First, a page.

Sunday, October 16, 2011

D70s and some bees – reaching back five years into my archives to find some macro shots that surprised me …

I bought the D70s way back in 2006, early in the year. I loved it from the first moment I shot it until I sold it to one of my son’s friends, who at the time needed a dSLR for his journalism class. He still shoots the D70s and Sigma 18-200 and is happy with it as far as I know.

I was wandering through my archives, looking for images of my old kitchen (as my new one nears completion) and I stumble don a walk in the woods that took place more than five years ago. This was at the height of my macro phase and I shot some extreme close ups of everything imaginable … flies, beetles, bees, buds … etc.

I even found three images that I had not noticed back. I like these quite a lot so I decided to process them now. It gave me a chance to see how far the newer cameras have come, and I must say that I was quite surprised.

The D70s has always been considered an extremely sharp camera because of a weak anti-aliasing filter. But what I had never noticed before was that pulling up the exposures creates a spectacular amount of nasty artifacts in the images that, were it not taken care of, would most certainly make the images look harsh in that “digital” sort of way. Gritty is another term I often use …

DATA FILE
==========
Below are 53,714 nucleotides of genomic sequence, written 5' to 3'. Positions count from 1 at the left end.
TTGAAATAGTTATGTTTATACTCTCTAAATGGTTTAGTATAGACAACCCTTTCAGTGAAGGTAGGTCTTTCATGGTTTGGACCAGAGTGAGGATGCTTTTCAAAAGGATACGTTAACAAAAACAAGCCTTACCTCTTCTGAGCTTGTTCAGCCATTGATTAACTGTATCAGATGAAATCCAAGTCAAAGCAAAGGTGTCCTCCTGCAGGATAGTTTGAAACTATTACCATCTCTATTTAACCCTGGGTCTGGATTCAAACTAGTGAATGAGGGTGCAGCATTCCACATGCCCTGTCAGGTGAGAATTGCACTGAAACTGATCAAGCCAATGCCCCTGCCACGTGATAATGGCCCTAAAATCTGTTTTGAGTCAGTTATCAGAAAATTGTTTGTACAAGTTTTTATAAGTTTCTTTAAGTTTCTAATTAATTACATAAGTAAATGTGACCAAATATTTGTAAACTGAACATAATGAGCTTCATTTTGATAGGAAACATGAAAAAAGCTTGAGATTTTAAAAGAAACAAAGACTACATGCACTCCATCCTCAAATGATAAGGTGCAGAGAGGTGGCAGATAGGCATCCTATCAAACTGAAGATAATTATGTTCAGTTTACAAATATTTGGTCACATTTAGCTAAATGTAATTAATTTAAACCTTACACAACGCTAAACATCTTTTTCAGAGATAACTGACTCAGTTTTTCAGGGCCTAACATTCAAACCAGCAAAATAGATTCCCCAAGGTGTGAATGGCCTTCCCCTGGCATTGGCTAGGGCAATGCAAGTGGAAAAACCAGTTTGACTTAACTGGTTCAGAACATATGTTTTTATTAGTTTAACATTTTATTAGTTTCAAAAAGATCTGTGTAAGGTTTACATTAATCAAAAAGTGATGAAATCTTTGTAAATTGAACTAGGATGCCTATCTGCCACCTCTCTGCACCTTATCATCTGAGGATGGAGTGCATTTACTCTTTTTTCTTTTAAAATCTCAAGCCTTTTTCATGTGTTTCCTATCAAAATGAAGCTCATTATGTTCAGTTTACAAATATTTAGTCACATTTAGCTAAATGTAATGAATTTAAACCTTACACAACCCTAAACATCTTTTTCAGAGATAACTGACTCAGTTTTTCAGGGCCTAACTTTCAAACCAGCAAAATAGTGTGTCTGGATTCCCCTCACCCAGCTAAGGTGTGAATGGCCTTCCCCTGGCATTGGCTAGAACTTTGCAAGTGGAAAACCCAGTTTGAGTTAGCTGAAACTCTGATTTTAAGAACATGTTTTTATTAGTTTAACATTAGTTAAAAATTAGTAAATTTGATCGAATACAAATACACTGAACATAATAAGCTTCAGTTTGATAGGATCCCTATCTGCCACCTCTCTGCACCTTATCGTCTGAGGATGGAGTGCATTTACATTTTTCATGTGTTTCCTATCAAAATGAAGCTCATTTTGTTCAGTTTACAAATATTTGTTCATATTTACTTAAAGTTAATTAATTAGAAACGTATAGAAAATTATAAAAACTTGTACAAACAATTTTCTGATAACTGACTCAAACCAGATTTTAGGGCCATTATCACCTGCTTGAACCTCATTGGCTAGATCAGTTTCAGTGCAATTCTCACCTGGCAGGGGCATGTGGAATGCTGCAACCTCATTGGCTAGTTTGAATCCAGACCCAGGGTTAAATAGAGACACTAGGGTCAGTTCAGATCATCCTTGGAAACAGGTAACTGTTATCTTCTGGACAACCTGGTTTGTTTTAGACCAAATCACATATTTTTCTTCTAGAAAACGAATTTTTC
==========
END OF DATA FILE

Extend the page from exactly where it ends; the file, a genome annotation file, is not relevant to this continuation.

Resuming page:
But it turns out that it really possible to fix this problem … Topaz Denoise 5 is the weapon of choice. Just be careful to dial it back just to the point where the edges are properly reconstructed and the flat surfaces are smoothed, but before the fine details are smeared completely. I’m pretty pleased with the results.

Here is a shot of a bee on a flower, and this one does retain some of that edge I was talking about. But it is immensely detailed and sharp and so is worth seeing in my opinion.

Next, we have a lovely flower bud with a very subtle strand of spider web on it. I had to do some layer masking to get the contrast and background right while preserving the strand, but that’s just the price of alleviating one’s dependence on a camera’s or converter’s limited abilities.

And finally … the image that originally caught my eye and frankly blew me away … this is about 1/4 of a bee full frame and showing pollen almost as clearly as if seen through a microscope. Wow …

I love this image and have no idea how I originally missed it (other than that it was more than a stop underexposed.)

Some lessons learned:

  • Keep your originals! Don’t cull so hard that you throw away images that might be beyond your skills today. Assume that you will visit your archives now and again and find a few gems.
  • Make backups! I’ve had three or four rebuilds and disk crashes since shooting these images. A thorough backup procedure ensured that these would still be here when I discovered them.
  • Modern cameras really have improved the pixel level quality of imagery. By quite a lot to be honest. But these older bodies still take a great image …